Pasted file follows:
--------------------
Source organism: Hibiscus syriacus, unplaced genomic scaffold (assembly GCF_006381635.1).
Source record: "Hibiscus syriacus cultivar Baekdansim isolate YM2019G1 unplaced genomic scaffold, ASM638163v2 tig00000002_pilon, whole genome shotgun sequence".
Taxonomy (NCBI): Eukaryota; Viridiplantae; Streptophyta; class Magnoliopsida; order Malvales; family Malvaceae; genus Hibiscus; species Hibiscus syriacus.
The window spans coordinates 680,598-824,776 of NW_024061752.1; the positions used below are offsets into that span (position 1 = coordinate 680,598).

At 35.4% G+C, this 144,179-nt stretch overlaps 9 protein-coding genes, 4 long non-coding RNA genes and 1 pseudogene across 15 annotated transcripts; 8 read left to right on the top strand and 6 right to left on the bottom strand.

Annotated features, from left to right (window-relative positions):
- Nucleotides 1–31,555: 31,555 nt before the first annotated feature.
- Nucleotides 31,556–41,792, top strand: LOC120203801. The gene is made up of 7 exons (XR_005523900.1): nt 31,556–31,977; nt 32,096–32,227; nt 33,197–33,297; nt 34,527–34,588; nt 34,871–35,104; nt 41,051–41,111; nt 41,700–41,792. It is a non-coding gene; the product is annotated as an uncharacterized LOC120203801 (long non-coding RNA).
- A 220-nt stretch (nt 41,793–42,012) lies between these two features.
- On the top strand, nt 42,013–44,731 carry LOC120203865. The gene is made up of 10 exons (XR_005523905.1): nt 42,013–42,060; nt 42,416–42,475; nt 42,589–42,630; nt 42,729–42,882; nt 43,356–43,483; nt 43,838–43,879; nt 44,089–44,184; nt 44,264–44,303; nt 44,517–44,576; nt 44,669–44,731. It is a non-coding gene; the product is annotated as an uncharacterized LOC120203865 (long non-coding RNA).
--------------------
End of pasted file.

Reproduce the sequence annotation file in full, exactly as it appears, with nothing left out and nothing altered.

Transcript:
Source organism: Hibiscus syriacus, unplaced genomic scaffold (assembly GCF_006381635.1).
Source record: "Hibiscus syriacus cultivar Baekdansim isolate YM2019G1 unplaced genomic scaffold, ASM638163v2 tig00000002_pilon, whole genome shotgun sequence".
Taxonomy (NCBI): Eukaryota; Viridiplantae; Streptophyta; class Magnoliopsida; order Malvales; family Malvaceae; genus Hibiscus; species Hibiscus syriacus.
The window spans coordinates 680,598-824,776 of NW_024061752.1; the positions used below are offsets into that span (position 1 = coordinate 680,598).

At 35.4% G+C, this 144,179-nt stretch overlaps 9 protein-coding genes, 4 long non-coding RNA genes and 1 pseudogene across 15 annotated transcripts; 8 read left to right on the top strand and 6 right to left on the bottom strand.

Annotated features, from left to right (window-relative positions):
- Nucleotides 1–31,555: 31,555 nt before the first annotated feature.
- Nucleotides 31,556–41,792, top strand: LOC120203801. The gene is made up of 7 exons (XR_005523900.1): nt 31,556–31,977; nt 32,096–32,227; nt 33,197–33,297; nt 34,527–34,588; nt 34,871–35,104; nt 41,051–41,111; nt 41,700–41,792. It is a non-coding gene; the product is annotated as an uncharacterized LOC120203801 (long non-coding RNA).
- A 220-nt stretch (nt 41,793–42,012) lies between these two features.
- On the top strand, nt 42,013–44,731 carry LOC120203865. The gene is made up of 10 exons (XR_005523905.1): nt 42,013–42,060; nt 42,416–42,475; nt 42,589–42,630; nt 42,729–42,882; nt 43,356–43,483; nt 43,838–43,879; nt 44,089–44,184; nt 44,264–44,303; nt 44,517–44,576; nt 44,669–44,731. It is a non-coding gene; the product is annotated as an uncharacterized LOC120203865 (long non-coding RNA).